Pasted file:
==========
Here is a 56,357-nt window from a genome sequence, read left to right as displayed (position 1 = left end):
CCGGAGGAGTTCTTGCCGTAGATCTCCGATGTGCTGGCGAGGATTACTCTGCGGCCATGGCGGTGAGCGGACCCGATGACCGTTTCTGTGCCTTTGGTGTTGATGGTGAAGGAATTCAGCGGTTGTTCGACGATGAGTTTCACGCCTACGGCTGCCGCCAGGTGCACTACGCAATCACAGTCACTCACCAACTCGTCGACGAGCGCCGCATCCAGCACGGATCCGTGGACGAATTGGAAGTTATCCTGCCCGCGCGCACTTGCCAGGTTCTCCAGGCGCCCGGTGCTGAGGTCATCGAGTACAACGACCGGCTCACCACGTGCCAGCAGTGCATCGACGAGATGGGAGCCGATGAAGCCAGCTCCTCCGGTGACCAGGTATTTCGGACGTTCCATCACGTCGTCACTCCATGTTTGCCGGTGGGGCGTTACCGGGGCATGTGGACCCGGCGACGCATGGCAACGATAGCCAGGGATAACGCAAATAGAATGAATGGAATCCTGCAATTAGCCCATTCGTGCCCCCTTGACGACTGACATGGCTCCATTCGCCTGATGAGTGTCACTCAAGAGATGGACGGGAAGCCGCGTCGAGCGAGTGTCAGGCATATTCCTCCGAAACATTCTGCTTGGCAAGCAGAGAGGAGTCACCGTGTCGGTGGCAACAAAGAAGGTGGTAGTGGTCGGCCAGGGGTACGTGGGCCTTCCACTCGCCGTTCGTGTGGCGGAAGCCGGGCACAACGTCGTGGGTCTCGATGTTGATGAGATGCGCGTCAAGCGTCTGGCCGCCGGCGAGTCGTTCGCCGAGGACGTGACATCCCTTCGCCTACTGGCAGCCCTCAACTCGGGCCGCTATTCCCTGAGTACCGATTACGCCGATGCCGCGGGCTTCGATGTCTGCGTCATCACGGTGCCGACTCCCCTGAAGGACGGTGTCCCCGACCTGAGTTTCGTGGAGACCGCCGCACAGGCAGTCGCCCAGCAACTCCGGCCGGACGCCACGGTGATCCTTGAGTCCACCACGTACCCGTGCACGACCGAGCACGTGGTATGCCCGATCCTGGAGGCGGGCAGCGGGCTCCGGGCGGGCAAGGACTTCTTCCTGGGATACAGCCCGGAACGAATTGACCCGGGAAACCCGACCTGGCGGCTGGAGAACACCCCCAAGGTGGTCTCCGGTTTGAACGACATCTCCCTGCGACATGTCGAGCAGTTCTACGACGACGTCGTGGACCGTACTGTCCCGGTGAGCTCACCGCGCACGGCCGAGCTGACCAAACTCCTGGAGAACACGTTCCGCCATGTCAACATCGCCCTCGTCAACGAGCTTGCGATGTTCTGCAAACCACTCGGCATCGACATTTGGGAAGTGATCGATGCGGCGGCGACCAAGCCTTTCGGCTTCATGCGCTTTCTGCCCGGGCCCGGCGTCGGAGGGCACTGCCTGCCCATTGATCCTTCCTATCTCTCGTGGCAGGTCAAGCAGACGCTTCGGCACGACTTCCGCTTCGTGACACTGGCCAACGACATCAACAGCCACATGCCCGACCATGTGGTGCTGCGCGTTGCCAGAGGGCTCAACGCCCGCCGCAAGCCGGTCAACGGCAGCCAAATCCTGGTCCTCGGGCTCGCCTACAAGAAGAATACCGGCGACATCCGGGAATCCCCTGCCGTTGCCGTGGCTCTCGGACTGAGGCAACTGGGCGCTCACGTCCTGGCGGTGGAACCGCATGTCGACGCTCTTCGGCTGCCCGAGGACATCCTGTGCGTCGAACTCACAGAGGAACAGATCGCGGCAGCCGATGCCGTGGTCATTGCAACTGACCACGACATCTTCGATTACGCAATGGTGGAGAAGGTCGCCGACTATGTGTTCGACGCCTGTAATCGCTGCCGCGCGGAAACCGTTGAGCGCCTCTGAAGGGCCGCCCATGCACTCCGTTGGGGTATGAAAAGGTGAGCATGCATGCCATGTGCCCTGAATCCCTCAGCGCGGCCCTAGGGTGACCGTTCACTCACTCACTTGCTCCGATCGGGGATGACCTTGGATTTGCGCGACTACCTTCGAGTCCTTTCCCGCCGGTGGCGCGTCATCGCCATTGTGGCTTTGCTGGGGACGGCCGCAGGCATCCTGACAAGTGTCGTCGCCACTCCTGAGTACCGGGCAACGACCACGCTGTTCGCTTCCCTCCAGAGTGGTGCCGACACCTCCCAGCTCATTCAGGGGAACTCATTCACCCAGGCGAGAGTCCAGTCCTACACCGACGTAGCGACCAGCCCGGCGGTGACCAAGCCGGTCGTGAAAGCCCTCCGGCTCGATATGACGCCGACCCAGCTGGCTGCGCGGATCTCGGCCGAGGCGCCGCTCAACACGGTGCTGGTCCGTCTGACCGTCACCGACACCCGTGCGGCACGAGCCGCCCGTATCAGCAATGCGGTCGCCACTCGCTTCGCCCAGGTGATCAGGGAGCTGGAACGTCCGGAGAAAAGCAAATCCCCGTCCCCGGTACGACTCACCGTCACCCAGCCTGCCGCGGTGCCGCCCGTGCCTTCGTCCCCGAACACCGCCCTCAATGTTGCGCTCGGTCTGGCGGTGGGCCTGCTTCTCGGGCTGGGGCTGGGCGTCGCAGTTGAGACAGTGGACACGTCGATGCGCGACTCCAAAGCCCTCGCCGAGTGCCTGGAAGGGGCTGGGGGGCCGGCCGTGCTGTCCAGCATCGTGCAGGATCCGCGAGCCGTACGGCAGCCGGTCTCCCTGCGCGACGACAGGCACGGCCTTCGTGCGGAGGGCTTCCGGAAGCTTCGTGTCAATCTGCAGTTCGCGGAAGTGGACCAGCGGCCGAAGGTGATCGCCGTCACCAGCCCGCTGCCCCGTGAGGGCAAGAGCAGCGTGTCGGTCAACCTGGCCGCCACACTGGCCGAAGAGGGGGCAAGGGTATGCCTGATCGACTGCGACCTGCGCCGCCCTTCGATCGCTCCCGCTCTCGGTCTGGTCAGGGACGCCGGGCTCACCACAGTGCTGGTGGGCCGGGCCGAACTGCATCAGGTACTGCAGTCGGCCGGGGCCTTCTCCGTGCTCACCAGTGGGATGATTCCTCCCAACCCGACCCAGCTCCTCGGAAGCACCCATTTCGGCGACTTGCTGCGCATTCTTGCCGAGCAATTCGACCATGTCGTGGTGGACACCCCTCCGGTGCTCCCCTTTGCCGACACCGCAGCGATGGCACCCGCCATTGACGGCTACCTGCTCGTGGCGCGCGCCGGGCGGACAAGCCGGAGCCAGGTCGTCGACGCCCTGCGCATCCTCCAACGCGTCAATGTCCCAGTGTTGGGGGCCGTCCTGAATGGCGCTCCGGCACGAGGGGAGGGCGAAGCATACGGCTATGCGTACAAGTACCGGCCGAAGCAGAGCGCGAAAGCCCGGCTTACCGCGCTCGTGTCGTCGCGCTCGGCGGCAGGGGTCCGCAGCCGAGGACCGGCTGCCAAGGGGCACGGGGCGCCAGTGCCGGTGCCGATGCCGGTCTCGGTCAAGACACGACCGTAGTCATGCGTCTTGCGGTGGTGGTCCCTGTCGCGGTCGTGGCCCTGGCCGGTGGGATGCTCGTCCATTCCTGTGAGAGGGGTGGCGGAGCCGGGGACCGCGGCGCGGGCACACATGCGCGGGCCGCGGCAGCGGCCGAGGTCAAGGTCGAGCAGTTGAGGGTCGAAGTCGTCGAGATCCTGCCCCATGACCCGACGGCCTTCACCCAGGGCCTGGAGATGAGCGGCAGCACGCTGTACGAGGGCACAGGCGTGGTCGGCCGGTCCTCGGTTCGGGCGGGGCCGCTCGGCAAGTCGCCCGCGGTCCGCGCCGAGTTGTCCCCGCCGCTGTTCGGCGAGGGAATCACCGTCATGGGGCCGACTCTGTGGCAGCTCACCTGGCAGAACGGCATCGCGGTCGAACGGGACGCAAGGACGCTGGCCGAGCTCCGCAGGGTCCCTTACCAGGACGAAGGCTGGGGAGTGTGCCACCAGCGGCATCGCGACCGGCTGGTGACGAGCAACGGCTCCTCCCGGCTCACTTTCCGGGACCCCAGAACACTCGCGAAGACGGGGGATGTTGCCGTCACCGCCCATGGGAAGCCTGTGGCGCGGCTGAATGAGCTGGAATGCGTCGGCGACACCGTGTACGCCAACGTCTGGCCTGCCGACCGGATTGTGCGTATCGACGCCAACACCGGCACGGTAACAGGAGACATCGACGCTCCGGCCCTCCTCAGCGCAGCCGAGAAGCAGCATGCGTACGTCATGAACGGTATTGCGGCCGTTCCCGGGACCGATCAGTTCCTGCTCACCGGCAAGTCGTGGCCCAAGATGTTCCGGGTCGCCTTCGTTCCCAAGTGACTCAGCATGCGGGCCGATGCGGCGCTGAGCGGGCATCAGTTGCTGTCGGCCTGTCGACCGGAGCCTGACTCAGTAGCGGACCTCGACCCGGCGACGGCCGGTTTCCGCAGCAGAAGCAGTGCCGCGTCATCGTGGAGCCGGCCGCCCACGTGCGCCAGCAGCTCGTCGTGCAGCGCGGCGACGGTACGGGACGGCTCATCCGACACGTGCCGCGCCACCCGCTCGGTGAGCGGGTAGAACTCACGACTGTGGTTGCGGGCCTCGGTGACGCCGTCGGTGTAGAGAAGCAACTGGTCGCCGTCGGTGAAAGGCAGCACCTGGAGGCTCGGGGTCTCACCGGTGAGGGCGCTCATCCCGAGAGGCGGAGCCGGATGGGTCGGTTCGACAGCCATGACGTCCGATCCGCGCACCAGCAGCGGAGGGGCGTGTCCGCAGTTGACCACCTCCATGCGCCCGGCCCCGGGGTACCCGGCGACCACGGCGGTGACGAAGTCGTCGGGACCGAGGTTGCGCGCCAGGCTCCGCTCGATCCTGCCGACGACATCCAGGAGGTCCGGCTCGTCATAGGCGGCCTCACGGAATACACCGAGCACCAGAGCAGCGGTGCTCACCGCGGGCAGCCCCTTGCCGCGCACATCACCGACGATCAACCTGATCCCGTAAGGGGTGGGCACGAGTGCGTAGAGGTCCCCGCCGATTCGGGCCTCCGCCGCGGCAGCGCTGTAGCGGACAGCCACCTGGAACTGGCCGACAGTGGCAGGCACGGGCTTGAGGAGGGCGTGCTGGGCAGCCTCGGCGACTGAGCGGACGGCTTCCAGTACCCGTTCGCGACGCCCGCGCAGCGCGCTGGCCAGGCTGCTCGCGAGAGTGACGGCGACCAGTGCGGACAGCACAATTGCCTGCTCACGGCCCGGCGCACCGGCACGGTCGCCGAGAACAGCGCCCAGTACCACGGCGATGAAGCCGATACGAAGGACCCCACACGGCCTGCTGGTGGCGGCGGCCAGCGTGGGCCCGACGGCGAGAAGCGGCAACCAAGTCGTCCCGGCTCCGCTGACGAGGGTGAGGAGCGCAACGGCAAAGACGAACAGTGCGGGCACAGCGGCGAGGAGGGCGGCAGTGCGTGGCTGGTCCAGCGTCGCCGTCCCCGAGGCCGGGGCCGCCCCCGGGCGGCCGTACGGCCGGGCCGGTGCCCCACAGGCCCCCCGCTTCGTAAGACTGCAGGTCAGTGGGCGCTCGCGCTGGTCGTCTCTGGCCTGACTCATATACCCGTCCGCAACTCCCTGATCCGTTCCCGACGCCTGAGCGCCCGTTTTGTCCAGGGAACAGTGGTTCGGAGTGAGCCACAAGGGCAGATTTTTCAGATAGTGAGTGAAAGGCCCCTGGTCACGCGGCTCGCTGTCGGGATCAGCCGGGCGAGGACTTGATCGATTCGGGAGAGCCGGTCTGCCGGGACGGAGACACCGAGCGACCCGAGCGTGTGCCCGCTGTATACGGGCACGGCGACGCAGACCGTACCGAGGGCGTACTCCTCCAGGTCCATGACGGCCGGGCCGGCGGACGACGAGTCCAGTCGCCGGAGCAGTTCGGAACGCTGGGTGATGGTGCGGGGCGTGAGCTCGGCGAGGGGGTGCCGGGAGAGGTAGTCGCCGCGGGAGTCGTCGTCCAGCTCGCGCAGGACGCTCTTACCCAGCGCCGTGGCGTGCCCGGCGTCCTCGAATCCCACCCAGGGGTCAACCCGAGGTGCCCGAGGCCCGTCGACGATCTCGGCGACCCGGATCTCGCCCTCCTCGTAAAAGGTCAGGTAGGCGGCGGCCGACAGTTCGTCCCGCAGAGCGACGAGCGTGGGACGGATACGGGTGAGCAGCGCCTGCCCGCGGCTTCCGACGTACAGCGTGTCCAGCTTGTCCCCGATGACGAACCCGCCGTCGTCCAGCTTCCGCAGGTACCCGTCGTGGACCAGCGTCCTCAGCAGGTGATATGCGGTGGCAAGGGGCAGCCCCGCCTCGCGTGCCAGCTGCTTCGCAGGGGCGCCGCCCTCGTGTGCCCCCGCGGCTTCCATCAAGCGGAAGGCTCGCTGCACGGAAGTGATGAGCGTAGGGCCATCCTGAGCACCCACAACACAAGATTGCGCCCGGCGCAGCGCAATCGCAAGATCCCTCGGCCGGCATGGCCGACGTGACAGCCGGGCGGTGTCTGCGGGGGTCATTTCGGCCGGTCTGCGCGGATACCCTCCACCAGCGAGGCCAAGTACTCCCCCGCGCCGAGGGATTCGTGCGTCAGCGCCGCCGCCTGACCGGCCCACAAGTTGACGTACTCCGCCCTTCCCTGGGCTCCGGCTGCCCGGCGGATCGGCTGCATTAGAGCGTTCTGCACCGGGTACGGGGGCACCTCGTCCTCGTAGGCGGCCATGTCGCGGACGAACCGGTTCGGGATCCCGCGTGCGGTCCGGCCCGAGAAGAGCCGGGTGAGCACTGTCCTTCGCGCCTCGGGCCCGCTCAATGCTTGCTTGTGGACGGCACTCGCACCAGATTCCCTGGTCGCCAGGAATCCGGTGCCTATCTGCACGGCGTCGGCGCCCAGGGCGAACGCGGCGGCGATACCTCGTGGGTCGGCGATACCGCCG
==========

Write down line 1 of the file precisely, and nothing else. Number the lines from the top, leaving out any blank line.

Here is a 56,357-nt window from a genome sequence, read left to right as displayed (position 1 = left end):